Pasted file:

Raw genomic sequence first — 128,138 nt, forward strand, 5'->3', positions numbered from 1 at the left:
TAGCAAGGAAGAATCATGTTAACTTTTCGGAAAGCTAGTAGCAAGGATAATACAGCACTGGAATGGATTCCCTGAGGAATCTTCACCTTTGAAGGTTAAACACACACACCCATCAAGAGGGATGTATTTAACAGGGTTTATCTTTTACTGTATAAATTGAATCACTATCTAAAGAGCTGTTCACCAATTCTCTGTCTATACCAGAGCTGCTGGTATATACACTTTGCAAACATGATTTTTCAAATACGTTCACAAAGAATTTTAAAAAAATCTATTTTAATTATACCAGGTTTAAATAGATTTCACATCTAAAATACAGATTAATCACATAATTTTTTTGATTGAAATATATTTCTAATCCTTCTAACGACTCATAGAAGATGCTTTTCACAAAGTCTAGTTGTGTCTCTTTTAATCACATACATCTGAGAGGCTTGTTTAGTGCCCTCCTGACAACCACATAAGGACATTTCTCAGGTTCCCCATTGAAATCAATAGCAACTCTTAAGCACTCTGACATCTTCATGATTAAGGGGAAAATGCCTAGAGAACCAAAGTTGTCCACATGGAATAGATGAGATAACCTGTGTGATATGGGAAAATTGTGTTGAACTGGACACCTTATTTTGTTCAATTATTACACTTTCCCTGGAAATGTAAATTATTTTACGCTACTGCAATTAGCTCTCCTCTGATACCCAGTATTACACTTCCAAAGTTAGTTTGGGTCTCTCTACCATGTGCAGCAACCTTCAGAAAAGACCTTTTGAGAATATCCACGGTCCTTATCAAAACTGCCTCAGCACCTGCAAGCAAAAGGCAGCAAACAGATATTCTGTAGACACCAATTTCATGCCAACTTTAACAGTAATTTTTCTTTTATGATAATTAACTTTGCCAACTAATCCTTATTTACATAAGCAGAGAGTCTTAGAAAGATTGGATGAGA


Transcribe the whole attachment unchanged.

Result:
Raw genomic sequence first — 128,138 nt, forward strand, 5'->3', positions numbered from 1 at the left:
TAGCAAGGAAGAATCATGTTAACTTTTCGGAAAGCTAGTAGCAAGGATAATACAGCACTGGAATGGATTCCCTGAGGAATCTTCACCTTTGAAGGTTAAACACACACACCCATCAAGAGGGATGTATTTAACAGGGTTTATCTTTTACTGTATAAATTGAATCACTATCTAAAGAGCTGTTCACCAATTCTCTGTCTATACCAGAGCTGCTGGTATATACACTTTGCAAACATGATTTTTCAAATACGTTCACAAAGAATTTTAAAAAAATCTATTTTAATTATACCAGGTTTAAATAGATTTCACATCTAAAATACAGATTAATCACATAATTTTTTTGATTGAAATATATTTCTAATCCTTCTAACGACTCATAGAAGATGCTTTTCACAAAGTCTAGTTGTGTCTCTTTTAATCACATACATCTGAGAGGCTTGTTTAGTGCCCTCCTGACAACCACATAAGGACATTTCTCAGGTTCCCCATTGAAATCAATAGCAACTCTTAAGCACTCTGACATCTTCATGATTAAGGGGAAAATGCCTAGAGAACCAAAGTTGTCCACATGGAATAGATGAGATAACCTGTGTGATATGGGAAAATTGTGTTGAACTGGACACCTTATTTTGTTCAATTATTACACTTTCCCTGGAAATGTAAATTATTTTACGCTACTGCAATTAGCTCTCCTCTGATACCCAGTATTACACTTCCAAAGTTAGTTTGGGTCTCTCTACCATGTGCAGCAACCTTCAGAAAAGACCTTTTGAGAATATCCACGGTCCTTATCAAAACTGCCTCAGCACCTGCAAGCAAAAGGCAGCAAACAGATATTCTGTAGACACCAATTTCATGCCAACTTTAACAGTAATTTTTCTTTTATGATAATTAACTTTGCCAACTAATCCTTATTTACATAAGCAGAGAGTCTTAGAAAGATTGGATGAGA